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What about them really old guys in Genesis chapter 5?

Reading through Genesis 5 tonight and I have some thoughts. 

This can be a really dry chapter as about 3/4ths of it is the genealogical record of the ancient patriarchs. Thankfully, it is really brought to life by Moses chapter 6, but these comments really just focus on Genesis 5.

Firstly, Joseph Smith has different ages for most of these individuals listed on his OT1; and they differ from what we have printed in our modern-day Moses chapter 6. All of these individuals, except for Jared and Lamech who are left as the same age at the time of death as the biblical record states, are listed as being older in OT1.

In summary:

Adam lived to be 1000 years old.

Seth lived to 981.

Enos lived to 940.

Cainan lived to 957.

Mahalaleel lived to 945.

Jared lived to 962 (same as the biblical record).

Enoch lived to 430 before being translated.

Methuselah lived to be 1000.

Lamech lived to be 777 (same as the biblical record).

A few takeaways are that Adam apparently lived to be just as old, if not older than Methuselah was. Joseph actually commented in a sermon, according to Edward Stevenson's autobiography, that Adam was older than Methuselah.

Also, interestingly enough, the Septuagint (which originated from the second and third century B.C.) has different ages for the patriarchs as the Hebrew Bible does (the Hebrew Bible underlies the KJV OT). None of the different ages match what Joseph Smith has in OT1, but it does show us that there were different traditions or ideas for the patriarch's ages in ancient times. (Found all this information on the OT1 manuscript on the Joseph Smith Papers website: Moses 6 on OT1 and this BYU RSC article: The Ages of the Patriarchs in the Joseph Smith Translation )

Secondly, the longevity of the patriarchs' lives is interpreted by some to not be literal. I am not here to condemn anyone who holds that interpretation, but I just wanted to state I come down on the side of interpreting them as literal; mainly because modern revelation holds such a view (see D&C 107:44-55). I also found this interesting quotation from Josephus that isn't necessary slam dunk evidence, but is interesting nonetheless:

"Let no one, upon comparing the lives of the ancients with our lives, and with the few years which we now live, think that what we have said of them is false; or make the shortness of our lives at present an argument that neither did they attain to so long a duration of life.... [God] afforded [the ancients] a longer time of life on account of their virtue, and the good use they made of it in astronomical and geometrical discoveries, which would not have afforded the time of foretelling [or determining the periods of the stars] unless they had lived six hundred years." (Antiquities of the Jews, bk. 1, ch. 3, par. 9.)

Another explanation as to their longevity is found in 2 Nephi 2:21, but the lengthening out the longevity of life based on righteousness theme is also found in Helaman 7:24. The explanation I have long been familiar with, though, is what is found in Lectures on Faith which states:

“From the foregoing it is easily to be seen, not only how the knowledge of God came into the world, but upon what principle it was preserved; that from the time it was first communicated, it was retained in the minds of righteous men, who taught not only their own posterity but the world; so that there was no need of a new revelation to man, after Adam’s creation to Noah, to give them the first idea or notion of the existence of a God; and not only of a God, but the true and living God.” (Lectures on Faith, 2:44.)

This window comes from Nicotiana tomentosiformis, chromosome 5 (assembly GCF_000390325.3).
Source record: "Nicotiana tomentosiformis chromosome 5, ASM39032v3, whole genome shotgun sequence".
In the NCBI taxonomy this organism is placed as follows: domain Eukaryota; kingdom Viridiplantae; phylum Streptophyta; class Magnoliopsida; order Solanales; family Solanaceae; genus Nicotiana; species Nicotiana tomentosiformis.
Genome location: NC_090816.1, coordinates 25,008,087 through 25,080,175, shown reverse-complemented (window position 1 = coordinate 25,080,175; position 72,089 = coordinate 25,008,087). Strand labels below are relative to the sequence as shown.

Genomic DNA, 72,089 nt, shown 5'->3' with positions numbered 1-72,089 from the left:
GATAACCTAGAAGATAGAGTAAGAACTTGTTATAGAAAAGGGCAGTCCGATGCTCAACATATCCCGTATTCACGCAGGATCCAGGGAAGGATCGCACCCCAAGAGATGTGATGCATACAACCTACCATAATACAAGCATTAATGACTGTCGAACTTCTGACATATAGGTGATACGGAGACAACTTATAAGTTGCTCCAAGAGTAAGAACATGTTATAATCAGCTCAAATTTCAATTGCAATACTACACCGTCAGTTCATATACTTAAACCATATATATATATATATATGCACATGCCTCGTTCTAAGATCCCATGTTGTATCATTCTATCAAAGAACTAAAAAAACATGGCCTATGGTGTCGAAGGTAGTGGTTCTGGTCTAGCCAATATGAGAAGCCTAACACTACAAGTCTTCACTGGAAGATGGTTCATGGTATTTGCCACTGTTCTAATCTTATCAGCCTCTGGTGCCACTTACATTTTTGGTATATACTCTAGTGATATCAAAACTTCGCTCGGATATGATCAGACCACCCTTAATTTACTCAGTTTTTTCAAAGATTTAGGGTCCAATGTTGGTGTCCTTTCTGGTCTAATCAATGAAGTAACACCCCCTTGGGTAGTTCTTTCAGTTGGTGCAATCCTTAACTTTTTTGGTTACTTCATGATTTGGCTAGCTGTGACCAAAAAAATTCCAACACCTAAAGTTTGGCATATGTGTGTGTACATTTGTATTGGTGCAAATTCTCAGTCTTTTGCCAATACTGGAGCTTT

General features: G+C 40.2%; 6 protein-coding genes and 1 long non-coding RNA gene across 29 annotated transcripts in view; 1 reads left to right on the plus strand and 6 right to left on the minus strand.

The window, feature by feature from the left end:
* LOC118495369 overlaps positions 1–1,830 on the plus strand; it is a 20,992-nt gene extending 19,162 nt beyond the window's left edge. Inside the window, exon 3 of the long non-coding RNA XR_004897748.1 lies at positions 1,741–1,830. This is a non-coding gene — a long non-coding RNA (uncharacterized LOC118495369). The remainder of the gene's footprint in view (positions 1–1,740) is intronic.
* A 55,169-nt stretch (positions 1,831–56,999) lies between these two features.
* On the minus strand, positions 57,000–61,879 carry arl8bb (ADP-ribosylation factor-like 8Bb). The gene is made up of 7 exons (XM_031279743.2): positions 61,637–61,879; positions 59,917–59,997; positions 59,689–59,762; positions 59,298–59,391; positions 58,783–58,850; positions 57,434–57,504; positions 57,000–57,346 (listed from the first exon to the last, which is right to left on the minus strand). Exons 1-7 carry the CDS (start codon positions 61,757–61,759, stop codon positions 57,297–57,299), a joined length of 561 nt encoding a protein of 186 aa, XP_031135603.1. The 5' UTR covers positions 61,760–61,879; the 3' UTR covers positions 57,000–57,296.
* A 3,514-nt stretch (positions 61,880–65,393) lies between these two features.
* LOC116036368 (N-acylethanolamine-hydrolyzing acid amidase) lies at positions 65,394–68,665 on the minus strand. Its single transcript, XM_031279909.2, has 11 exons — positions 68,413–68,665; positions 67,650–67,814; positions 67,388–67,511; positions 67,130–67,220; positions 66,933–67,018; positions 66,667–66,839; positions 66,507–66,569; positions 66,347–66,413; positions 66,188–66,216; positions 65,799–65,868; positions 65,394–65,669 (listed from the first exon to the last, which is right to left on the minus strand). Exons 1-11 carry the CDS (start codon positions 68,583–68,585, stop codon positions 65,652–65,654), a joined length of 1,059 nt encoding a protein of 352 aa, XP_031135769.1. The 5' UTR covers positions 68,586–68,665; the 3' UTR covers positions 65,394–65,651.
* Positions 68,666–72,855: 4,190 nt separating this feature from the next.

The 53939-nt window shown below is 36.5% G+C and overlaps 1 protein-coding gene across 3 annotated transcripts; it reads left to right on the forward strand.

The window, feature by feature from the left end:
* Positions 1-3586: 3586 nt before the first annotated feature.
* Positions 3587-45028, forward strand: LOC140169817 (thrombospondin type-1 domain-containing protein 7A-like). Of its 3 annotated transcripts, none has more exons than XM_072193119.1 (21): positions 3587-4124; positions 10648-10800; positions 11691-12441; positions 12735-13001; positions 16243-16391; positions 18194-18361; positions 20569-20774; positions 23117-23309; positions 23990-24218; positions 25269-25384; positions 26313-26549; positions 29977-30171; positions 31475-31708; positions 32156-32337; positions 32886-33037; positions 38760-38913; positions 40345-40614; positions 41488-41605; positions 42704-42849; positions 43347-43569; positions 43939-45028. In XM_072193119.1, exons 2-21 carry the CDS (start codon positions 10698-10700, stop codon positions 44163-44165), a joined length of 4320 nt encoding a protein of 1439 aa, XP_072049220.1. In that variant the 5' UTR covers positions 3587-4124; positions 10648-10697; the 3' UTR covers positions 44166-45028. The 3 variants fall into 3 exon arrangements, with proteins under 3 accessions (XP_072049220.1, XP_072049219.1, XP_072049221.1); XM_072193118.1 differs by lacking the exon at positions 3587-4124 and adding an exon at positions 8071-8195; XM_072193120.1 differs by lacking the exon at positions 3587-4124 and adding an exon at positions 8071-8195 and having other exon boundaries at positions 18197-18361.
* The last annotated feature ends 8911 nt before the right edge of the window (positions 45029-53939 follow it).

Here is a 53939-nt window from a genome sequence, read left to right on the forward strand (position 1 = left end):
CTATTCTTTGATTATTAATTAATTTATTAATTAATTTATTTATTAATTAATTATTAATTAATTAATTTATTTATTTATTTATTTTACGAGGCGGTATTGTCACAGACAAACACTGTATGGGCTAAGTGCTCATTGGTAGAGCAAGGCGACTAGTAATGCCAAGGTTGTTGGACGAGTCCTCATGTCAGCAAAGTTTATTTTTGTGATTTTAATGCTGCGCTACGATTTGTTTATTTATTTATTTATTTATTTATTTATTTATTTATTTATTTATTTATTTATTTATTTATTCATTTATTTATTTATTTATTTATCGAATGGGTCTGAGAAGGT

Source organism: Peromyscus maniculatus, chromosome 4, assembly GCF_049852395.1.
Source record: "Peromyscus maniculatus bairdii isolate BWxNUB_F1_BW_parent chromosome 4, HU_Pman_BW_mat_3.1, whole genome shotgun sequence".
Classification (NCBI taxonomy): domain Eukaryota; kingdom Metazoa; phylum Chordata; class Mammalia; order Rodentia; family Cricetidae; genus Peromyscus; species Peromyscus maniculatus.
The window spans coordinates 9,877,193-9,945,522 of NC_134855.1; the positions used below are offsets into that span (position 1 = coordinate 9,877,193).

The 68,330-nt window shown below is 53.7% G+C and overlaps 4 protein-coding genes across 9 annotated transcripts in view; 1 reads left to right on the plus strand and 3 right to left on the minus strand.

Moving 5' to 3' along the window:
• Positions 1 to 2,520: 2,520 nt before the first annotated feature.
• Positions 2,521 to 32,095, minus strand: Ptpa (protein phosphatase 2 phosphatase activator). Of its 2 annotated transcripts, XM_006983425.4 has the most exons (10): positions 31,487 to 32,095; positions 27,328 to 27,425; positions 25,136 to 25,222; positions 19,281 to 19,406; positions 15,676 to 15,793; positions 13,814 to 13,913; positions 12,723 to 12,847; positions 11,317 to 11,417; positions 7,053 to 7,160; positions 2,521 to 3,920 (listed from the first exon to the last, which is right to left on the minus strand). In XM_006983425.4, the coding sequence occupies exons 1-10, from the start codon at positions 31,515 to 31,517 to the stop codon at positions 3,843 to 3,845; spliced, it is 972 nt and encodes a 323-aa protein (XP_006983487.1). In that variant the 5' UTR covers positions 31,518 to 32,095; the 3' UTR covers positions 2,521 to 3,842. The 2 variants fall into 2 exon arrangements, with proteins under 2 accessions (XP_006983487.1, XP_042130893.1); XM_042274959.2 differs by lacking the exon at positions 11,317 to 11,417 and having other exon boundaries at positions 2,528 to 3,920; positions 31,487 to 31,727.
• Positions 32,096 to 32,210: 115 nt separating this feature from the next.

All the above information in this short blog post begs the question, "therefore, what?" as President Packer used to say. In other words, what does this knowledge do for us as we seek to apply gospel principles to our lives?

First, and not as important, it is just interesting to know the nuances and differences that are had not just in ancient texts but in Joseph Smith's own records. All this is another example of how revelation was an evolutionary process for him and not a simple fax machine from heaven formula that is often portrayed. We can perhaps let our understandings evolve and change at times based on the better information that is received.

Secondly, the various explanations as to why the patriarchs' lives were lengthened out can serve as an example to us of how our time in this life is best served; especially considering how much shorter our lifetime is now.

Like the ancients, we can repent and have the need to repent (see 2 Nephi 2:21).

Like the ancients, as we choose to let God prevail in our lives our days will become longer in the land; most likely not during our mortal probation, but during a time when the "meek will inherit the earth" (see Psalms 37:11 & Matthew 5:5). We can live in such a way so as to inherit our eventual "lands of promise".

Like the ancients, we can dedicate ourselves to learning. Their lives, along with many others, are a testament to how the process of scholastic learning combined with being a disciple of Jesus Christ is a worthy cause. Assuming Josephus is correct, the acquisition of knowledge was important enough to lengthen out the days of the ancients. That might suggest to us how the Lord views our education.

I, personally, am somewhat skeptical of the Lectures on Faith's explanation, but, nevertheless, like the ancients, we should exhaust our lives teaching our posterity and the world the gospel of Jesus Christ.

These are just some of the themes and principles we can extract from a rather dry chapter in Genesis chapter 5. I'll note too that I never touched the interesting wording and placement of Enoch in the genealogical record. 


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